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COVID-19 CLASHES WITH RELIGION

Traditionalists agonise over forgoing rites

It is not uncommon for close relatives of the deceased to sit close to the coffin and bodies usually spend a night or some hours at home before burial, ostensibly to bid farewell to relatives.

However, new protocols and guidelines from the Ministry of Health and Child Care stipulate that Covid-19 bodies can only be moved from the mortuary or parlour straight to the burial site.

Body viewing or standing less than four metres from the coffin is now outlawed.

It is now mandatory for those transporting bodies for burial outside the city or town of death to ensure they are hermetically sealed in a triple coffin before collection of the body from the funeral parlour or hospital mortuary.

Restrictions on moving Covid-19 bodies, especially outside towns and cities, have connotations on traditional burial rites that have been observed since the beginning of time, traditionalists say.

Taboo

Some traditionalists believe that deviating from the norm could have consequences.

Chief Donald Kamba of Makoni chieftaincy believes obstruction of burial rites could cause challenges in future.

“Since time immemorial, it was taboo for families to bury their own, anywhere and everywhere,” said Chief Makoni.

“Some families established their own graveyards in rural communities to preserve ancestral ties, because in the African traditional religion, we believe people do not die but rest.”

Traditionalists said if one is not buried at their ancestral gravesite, their spirit will not find rest.

Chief Makoni maintains that despite the coronavirus scourge, which is forcing many to be buried away from these sites, some rituals can be conducted later to appease the “wandering” spirits.

Health experts say the extraordinary measures, which come with a great deal of inconvenience for the bereaved, are unavoidable.

“At a time like this, there is need to do all that is necessary to save lives, so after realising that some new cases are highly likely as a result of attending funerals or getting into contact with dead bodies, there was need to introduce stricter measures,” said Ministry of Health and Child Care director of environmental health Dr Victor Nyamande.

But, traditionalists such as Mbuya Calister Magorimbo, said some cultural norms should not be sacrificed.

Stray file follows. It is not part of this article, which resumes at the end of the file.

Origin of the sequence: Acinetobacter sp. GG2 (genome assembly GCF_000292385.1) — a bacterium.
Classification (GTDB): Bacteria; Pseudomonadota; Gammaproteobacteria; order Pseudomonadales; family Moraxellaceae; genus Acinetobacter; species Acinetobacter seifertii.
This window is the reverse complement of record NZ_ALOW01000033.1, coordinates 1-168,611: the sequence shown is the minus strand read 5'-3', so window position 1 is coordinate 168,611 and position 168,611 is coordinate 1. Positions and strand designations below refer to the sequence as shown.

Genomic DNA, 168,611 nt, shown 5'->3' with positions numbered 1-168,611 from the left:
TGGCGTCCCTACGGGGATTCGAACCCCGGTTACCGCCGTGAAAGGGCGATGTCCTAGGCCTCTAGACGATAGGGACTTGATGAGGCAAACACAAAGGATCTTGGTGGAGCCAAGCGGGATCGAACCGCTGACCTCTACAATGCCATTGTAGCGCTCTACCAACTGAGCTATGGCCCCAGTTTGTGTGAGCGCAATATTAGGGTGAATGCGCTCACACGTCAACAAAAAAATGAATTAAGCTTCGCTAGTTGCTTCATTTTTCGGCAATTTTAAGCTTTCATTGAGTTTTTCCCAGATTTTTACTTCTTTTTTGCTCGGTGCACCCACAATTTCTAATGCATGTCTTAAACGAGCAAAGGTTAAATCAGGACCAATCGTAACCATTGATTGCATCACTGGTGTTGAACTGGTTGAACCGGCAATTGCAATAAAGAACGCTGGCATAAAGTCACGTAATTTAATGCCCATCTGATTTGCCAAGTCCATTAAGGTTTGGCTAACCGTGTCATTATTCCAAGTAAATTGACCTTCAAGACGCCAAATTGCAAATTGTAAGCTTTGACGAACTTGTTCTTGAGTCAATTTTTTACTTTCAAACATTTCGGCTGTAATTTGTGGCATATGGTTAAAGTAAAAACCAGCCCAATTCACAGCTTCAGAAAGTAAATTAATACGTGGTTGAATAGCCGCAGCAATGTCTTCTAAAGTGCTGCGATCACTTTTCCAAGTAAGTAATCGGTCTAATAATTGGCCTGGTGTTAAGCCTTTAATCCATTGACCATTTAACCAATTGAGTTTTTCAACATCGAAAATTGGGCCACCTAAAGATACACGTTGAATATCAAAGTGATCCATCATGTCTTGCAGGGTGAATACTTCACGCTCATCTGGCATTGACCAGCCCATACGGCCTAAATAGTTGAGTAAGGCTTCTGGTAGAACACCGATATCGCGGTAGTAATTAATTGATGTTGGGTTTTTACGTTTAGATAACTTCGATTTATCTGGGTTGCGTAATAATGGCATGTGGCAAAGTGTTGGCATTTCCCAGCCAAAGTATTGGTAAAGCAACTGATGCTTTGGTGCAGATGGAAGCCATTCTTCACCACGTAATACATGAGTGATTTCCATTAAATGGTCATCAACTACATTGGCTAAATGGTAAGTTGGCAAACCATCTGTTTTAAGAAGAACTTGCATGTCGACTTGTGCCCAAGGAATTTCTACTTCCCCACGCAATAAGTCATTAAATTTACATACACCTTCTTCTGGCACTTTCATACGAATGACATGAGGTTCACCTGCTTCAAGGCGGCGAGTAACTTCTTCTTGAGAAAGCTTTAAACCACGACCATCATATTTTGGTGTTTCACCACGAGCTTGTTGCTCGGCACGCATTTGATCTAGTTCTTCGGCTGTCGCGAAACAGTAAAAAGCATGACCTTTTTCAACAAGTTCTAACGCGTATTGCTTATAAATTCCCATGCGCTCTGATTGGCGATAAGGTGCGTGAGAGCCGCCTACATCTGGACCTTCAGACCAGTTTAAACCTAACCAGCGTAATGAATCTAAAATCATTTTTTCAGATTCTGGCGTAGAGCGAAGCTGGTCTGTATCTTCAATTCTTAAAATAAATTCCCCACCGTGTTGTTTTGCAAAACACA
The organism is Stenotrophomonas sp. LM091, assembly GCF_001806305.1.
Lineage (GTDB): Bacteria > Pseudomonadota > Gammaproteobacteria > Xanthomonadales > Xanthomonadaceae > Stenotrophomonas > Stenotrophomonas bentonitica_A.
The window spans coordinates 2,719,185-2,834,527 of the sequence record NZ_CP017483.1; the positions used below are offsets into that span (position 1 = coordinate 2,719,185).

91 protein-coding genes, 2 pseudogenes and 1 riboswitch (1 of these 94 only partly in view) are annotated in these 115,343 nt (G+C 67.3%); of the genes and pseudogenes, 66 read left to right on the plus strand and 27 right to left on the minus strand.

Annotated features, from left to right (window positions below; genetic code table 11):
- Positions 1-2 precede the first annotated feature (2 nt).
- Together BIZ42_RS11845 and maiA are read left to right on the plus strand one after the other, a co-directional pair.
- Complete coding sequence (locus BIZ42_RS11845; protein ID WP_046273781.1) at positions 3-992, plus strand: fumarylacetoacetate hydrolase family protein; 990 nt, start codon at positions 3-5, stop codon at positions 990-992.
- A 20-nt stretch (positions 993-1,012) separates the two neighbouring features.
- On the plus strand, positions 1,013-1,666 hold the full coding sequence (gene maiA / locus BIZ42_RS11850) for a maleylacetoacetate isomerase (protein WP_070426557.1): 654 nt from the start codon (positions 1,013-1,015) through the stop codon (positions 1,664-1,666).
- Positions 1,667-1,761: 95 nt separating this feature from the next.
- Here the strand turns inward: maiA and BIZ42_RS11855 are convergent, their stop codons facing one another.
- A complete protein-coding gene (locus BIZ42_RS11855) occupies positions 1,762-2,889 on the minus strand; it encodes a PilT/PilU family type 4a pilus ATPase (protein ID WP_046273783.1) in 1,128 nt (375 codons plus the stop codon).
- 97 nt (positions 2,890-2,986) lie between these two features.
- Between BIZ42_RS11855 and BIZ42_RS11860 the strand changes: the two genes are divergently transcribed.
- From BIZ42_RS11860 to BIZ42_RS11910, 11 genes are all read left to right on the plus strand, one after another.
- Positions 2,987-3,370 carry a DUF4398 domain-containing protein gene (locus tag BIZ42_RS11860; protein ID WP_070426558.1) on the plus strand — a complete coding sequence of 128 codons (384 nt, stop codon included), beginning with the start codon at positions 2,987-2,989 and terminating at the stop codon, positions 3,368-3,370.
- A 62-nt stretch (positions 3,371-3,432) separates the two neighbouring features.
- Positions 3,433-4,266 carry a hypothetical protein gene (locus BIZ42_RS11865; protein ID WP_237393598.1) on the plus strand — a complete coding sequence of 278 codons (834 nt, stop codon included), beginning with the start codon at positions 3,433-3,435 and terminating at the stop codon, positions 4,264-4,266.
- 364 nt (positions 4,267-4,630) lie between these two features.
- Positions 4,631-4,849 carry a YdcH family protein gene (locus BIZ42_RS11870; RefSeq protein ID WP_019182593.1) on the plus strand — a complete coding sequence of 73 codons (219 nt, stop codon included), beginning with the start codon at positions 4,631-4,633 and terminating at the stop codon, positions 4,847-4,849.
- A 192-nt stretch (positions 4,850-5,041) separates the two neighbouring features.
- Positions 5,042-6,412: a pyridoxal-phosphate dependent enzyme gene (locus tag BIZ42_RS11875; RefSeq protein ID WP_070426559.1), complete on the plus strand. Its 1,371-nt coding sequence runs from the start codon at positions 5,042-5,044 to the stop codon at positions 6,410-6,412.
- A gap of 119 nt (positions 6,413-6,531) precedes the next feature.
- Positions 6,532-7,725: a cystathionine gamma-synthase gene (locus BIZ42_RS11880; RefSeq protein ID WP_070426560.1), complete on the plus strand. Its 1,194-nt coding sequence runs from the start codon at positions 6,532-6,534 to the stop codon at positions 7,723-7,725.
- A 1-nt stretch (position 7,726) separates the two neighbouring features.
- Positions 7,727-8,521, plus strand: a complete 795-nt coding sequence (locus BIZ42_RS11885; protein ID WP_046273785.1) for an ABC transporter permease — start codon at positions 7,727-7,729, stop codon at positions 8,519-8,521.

“This is the first time I have come across such a situation and we have no choice . . .” she said.

There was, however, scope, she added, to remedy the situation once Covid-19 is eventually contained.

Madzibaba Stephen Mugari emphasised the need to forgo burial rites and stick to Government regulations to save lives.

“Tradition has become one of the drivers fuelling infections and loss of lives,” he said.

“Let us work towards fighting the outbreak and once it is over, everyone in their respective religions can conduct relevant rituals and correct the wrongs, just the same way rituals are being conducted for some liberation war heroes whose remains were lost in foreign lands.”

Islamists have also been forced by the coronavirus to abandon their rites.

Usually, bodies are washed and wrapped with pieces of cloth before burial.

Sheikh Ishmail Duwa, president of the Supreme Council of Islamic Affairs in Zimbabwe, said: “This is a matter of saving lives, so we cannot stick to some acts that we know can create more harm and danger for the nation.

“At this stage, we need collective efforts regardless of colour, creed or religion, because we are all exposed and this is pure science. Religion has to be cast aside.”

Myths

Psychologist Matthew Marava, a religious studies lecturer at a local college, believes some myths surrounding corpses are unfounded and border on assumptions crafted around social norms and values.

“Some of these myths are crafted from distortions of religious norms and superstitions. Most communities have manufactured a presumed reality,” he said.

“There should, however, be a well-balanced mixture of socio-cultural factors and scientific facts, especially in cases like the Covid-19 pandemic.

“Whatever future consequences that are believed to come, I think we . . . also need to be careful because the human brain has a tendency of creating a reality out of whatever it assumes to be true.”

Graveyards

There are fears the rising death toll could put pressure on limited burial space, particularly in cities.

Harare currently relies on a few cemeteries such as Zororo in Chitungwiza, Glen Forest Memorial Park and Granville Cemetery (Kumbudzi).

“These cemeteries are serving everyone, whether they die of Covid-19 or not,” reckons Mr Godfrey Mutuwere, Runyararo-Ukuthula Funeral Parlour communications officer.

He said at least 3 000 people are dying every day in the country.

“Spaces that have been earmarked for cemeteries will have to be urgently serviced to avoid inconveniences.” – Sunday Mail

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